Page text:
You're in the middle of class, trying to stay focused. Before you know it, your eyes get droopy, and all of a sudden, you wake up like this:

Neil Patrick Harris suddenly waking up in a classroom. Are you losing interest? Are you staring at the clock, wanting for class to be over?

You can enhance your learning experience to avoid this situation. Creating a routine, participating in active learning, reaching out to your teachers, and collaborating with your classmates can make all the difference!

Integrate these 4 strategies for effective learning into your studies!

#1: Create a routine

A routineis a set of actions and behaviors that happen every day. Creating a routine for yourself is an effective strategy for learning because it will help you stay organized and maximize your attention toward a specific task. These routines include a school day routine and a study routine. What can these routines look like?

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A school day routine can look like this:

  • Come to class on time: Avoid being late by setting up an alarm that will give you enough time to get to school.

  • Put your devices away: Set aside your phone or laptop to minimize distractions.

  • Set up everything before class starts: Have all materials (pencil, notebook) ready before the bell rings so you are prepared for the lesson.

A study routine can look like this:

  • Create a study schedule: Commit to a study schedule so that you regularly practice the material. For example, you can dedicate time to study chemistry every Tuesday after school from 3:30-4:30 PM.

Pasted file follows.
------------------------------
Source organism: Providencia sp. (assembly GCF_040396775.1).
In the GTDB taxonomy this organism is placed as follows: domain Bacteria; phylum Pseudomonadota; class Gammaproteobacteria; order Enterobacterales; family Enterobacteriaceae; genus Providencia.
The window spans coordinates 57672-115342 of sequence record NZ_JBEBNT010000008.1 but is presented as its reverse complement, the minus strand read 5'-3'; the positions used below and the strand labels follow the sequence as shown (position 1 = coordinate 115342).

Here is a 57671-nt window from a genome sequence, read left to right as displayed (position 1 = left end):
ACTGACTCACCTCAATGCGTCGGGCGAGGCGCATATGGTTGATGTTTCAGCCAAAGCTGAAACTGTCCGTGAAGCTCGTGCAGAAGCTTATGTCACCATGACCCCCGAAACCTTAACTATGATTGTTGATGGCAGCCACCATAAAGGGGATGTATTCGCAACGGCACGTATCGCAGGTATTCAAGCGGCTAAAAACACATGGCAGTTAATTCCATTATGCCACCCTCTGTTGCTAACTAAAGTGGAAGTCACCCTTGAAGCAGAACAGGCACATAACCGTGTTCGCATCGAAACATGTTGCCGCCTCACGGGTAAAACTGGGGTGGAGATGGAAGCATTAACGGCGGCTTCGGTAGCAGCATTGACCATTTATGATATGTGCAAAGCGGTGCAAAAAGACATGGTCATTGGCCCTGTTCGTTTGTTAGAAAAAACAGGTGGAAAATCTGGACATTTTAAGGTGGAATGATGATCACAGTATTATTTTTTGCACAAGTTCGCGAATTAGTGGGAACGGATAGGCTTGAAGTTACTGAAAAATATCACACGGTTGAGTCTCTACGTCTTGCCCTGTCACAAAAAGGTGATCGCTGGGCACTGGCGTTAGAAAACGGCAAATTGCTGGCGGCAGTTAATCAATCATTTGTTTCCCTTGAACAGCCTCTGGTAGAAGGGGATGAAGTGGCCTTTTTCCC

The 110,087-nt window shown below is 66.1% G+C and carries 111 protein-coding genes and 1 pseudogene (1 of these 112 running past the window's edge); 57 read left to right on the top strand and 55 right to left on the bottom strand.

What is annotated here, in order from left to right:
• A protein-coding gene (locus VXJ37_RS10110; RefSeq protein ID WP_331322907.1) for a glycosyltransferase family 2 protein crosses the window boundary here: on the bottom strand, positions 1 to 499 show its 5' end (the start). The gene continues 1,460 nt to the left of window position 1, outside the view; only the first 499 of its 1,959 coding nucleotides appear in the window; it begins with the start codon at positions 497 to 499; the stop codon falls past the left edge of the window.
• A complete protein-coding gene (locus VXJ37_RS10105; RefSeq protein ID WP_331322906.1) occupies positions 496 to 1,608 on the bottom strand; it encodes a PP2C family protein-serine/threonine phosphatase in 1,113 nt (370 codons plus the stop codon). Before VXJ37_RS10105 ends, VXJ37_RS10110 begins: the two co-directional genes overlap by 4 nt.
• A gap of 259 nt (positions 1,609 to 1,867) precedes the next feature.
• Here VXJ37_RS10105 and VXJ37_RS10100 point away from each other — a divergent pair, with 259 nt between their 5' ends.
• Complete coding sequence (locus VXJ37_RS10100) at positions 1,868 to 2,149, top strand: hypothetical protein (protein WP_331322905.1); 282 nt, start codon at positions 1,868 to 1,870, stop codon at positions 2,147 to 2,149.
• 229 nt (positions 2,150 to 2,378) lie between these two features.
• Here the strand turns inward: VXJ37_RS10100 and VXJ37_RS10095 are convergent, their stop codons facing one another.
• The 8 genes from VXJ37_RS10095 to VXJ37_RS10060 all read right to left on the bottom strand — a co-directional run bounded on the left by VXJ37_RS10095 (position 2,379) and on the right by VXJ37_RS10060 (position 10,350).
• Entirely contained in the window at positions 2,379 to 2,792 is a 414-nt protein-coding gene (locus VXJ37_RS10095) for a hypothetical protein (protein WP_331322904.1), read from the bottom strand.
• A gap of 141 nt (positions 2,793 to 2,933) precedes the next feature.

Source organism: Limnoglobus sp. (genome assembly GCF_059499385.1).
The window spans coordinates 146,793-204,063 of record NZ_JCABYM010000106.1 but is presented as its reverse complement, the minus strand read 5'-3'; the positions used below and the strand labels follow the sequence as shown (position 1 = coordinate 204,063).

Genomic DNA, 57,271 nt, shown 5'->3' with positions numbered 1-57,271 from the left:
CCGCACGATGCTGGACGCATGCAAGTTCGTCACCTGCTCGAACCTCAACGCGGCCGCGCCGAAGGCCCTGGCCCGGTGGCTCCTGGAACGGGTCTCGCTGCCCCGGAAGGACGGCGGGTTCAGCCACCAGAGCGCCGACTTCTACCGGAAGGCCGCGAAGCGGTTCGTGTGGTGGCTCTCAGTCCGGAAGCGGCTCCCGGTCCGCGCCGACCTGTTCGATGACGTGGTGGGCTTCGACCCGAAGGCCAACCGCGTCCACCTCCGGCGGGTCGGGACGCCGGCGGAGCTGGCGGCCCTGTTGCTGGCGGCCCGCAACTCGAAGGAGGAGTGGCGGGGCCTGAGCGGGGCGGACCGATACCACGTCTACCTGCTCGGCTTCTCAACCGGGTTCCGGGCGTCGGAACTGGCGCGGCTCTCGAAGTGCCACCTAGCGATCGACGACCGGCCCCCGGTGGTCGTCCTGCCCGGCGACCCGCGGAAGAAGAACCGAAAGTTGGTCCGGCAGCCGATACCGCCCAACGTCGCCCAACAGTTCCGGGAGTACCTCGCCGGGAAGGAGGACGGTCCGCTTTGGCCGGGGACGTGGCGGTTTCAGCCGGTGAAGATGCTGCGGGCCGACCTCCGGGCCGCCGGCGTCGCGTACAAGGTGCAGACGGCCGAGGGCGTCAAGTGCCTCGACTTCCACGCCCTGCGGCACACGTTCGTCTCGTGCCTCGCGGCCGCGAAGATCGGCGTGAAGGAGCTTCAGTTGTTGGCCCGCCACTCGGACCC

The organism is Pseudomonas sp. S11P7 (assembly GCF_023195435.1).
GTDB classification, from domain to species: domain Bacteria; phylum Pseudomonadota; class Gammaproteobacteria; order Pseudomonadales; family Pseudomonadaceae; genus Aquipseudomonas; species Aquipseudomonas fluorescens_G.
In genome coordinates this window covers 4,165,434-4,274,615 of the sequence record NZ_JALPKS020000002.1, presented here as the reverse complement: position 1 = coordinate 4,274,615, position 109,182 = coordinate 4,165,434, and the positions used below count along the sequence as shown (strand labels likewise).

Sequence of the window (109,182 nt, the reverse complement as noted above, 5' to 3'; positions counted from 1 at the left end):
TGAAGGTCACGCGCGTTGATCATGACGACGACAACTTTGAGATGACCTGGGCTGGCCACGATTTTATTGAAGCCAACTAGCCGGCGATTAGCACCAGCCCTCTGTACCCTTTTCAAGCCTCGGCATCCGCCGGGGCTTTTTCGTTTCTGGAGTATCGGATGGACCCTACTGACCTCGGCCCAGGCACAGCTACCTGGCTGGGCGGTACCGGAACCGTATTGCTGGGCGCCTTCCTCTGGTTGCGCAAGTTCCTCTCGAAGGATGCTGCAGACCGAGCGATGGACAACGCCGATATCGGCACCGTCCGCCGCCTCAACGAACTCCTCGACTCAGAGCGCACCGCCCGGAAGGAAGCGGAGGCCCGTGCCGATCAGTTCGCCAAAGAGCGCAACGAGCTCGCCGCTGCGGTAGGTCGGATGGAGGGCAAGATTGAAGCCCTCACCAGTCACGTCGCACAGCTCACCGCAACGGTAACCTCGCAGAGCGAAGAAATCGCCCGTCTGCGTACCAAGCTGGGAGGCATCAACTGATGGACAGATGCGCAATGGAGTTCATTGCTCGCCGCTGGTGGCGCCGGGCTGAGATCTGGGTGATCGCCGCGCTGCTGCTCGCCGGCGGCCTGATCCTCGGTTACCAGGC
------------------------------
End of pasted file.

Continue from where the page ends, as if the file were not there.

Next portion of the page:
• Organize notes: Make it a habit to review your notes after class to refresh your memory and see what you're still stuck on. This can help you figure out what you need to ask for help with.

Establishing a routine minimizes distractions and interruptions because you'll have an action plan to reach a specific goal. This will help you stay on track since you know what your next steps are, which will help you learn more effectively.

A woman says,

#2: Learn actively

Active learning engages you in the material beyond taking notes. This means discussing ideas, solving problems, and applying what you've learned. Active learning shows that you're paying attention and thinking deeply about the material. Flaticon Icon What does active learning look like?

  • Asking questions: Ask for clarifications and examples to understand the material better. You can also provide hypothetical scenarios to put your ideas to the test, such as: "I know that plants need water to survive. If I change the pH of the water, will it affect its ability to survive?"

  • Collaborating: Work with your classmates on group discussions and projects. You can also reach out to them outside of class to study together.

  • Teaching the material to others: Practice teaching the material to someone else. If you can explain the material well, you know you have a strong understanding of it.

  • Applying what you learned to the real world: Connect what you've learned to your everyday life. This helps you put the material in context and see how it works in the real world. For example, if you're learning about percentages in math class, see if you can calculate prices when there's a sale.

    A group of students raise their hands.

Learning actively will enhance your learning as it encourages you to think independently and show your understanding of the material in different ways.